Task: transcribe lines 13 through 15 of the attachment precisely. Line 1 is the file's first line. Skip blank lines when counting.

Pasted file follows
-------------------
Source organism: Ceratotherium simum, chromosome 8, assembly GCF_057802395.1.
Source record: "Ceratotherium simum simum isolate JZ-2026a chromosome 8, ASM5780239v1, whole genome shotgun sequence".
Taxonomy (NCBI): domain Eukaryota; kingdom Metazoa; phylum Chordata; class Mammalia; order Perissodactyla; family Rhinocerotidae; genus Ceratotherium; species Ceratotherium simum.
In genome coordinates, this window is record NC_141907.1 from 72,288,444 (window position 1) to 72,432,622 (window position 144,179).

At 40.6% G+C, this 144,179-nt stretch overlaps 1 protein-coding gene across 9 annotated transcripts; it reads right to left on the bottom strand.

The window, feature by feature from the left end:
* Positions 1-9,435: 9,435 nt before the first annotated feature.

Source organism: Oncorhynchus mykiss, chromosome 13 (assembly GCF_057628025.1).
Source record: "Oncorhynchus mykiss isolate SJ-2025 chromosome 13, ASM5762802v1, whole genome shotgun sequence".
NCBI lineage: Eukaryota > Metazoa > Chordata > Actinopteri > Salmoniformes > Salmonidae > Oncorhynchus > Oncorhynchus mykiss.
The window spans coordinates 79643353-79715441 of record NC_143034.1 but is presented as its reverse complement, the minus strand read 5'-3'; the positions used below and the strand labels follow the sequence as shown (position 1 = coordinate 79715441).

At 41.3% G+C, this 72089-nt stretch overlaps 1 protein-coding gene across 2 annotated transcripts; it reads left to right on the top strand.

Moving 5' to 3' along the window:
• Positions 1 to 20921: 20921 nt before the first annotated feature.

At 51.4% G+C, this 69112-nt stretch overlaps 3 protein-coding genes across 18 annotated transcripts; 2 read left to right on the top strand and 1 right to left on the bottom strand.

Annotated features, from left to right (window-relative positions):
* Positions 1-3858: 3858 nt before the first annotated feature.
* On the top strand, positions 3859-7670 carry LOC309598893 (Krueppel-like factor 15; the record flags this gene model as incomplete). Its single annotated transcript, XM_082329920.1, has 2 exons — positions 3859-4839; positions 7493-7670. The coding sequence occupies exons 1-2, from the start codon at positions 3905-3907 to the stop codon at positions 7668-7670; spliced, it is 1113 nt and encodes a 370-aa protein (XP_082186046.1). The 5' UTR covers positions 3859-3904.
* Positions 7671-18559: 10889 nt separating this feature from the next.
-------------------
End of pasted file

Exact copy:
Moving 5' to 3' along the window:
• Positions 1 to 20921: 20921 nt before the first annotated feature.

At 51.4% G+C, this 69112-nt stretch overlaps 3 protein-coding genes across 18 annotated transcripts; 2 read left to right on the top strand and 1 right to left on the bottom strand.